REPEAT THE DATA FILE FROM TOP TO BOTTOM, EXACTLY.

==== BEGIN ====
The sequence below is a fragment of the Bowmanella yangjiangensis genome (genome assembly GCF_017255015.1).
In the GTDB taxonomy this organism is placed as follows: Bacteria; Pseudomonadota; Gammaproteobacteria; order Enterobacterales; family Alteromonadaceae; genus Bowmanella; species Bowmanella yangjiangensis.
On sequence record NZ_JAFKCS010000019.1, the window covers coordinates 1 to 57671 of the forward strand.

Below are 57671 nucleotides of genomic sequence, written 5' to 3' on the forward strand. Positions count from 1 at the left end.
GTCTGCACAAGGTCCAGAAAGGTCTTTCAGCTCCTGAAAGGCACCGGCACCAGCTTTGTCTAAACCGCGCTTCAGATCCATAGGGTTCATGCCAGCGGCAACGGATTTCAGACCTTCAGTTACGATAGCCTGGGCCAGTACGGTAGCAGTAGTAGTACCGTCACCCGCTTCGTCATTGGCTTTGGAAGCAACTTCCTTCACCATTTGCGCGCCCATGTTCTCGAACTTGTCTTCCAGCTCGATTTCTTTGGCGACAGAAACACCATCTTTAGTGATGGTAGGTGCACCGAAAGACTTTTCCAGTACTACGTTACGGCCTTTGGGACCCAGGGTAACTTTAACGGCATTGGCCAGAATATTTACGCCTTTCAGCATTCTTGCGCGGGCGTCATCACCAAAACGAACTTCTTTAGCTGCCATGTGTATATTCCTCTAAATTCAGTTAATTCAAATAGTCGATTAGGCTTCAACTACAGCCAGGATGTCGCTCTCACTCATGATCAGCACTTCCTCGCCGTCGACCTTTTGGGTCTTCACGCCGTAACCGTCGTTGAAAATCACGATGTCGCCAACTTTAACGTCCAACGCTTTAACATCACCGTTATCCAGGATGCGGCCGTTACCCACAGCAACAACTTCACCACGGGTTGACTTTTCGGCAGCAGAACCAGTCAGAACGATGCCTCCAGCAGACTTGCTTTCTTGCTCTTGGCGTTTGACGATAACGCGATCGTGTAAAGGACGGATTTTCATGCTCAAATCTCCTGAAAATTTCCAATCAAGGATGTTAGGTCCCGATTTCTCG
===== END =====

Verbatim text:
The sequence below is a fragment of the Bowmanella yangjiangensis genome (genome assembly GCF_017255015.1).
In the GTDB taxonomy this organism is placed as follows: Bacteria; Pseudomonadota; Gammaproteobacteria; order Enterobacterales; family Alteromonadaceae; genus Bowmanella; species Bowmanella yangjiangensis.
On sequence record NZ_JAFKCS010000019.1, the window covers coordinates 1 to 57671 of the forward strand.

Below are 57671 nucleotides of genomic sequence, written 5' to 3' on the forward strand. Positions count from 1 at the left end.
GTCTGCACAAGGTCCAGAAAGGTCTTTCAGCTCCTGAAAGGCACCGGCACCAGCTTTGTCTAAACCGCGCTTCAGATCCATAGGGTTCATGCCAGCGGCAACGGATTTCAGACCTTCAGTTACGATAGCCTGGGCCAGTACGGTAGCAGTAGTAGTACCGTCACCCGCTTCGTCATTGGCTTTGGAAGCAACTTCCTTCACCATTTGCGCGCCCATGTTCTCGAACTTGTCTTCCAGCTCGATTTCTTTGGCGACAGAAACACCATCTTTAGTGATGGTAGGTGCACCGAAAGACTTTTCCAGTACTACGTTACGGCCTTTGGGACCCAGGGTAACTTTAACGGCATTGGCCAGAATATTTACGCCTTTCAGCATTCTTGCGCGGGCGTCATCACCAAAACGAACTTCTTTAGCTGCCATGTGTATATTCCTCTAAATTCAGTTAATTCAAATAGTCGATTAGGCTTCAACTACAGCCAGGATGTCGCTCTCACTCATGATCAGCACTTCCTCGCCGTCGACCTTTTGGGTCTTCACGCCGTAACCGTCGTTGAAAATCACGATGTCGCCAACTTTAACGTCCAACGCTTTAACATCACCGTTATCCAGGATGCGGCCGTTACCCACAGCAACAACTTCACCACGGGTTGACTTTTCGGCAGCAGAACCAGTCAGAACGATGCCTCCAGCAGACTTGCTTTCTTGCTCTTGGCGTTTGACGATAACGCGATCGTGTAAAGGACGGATTTTCATGCTCAAATCTCCTGAAAATTTCCAATCAAGGATGTTAGGTCCCGATTTCTCG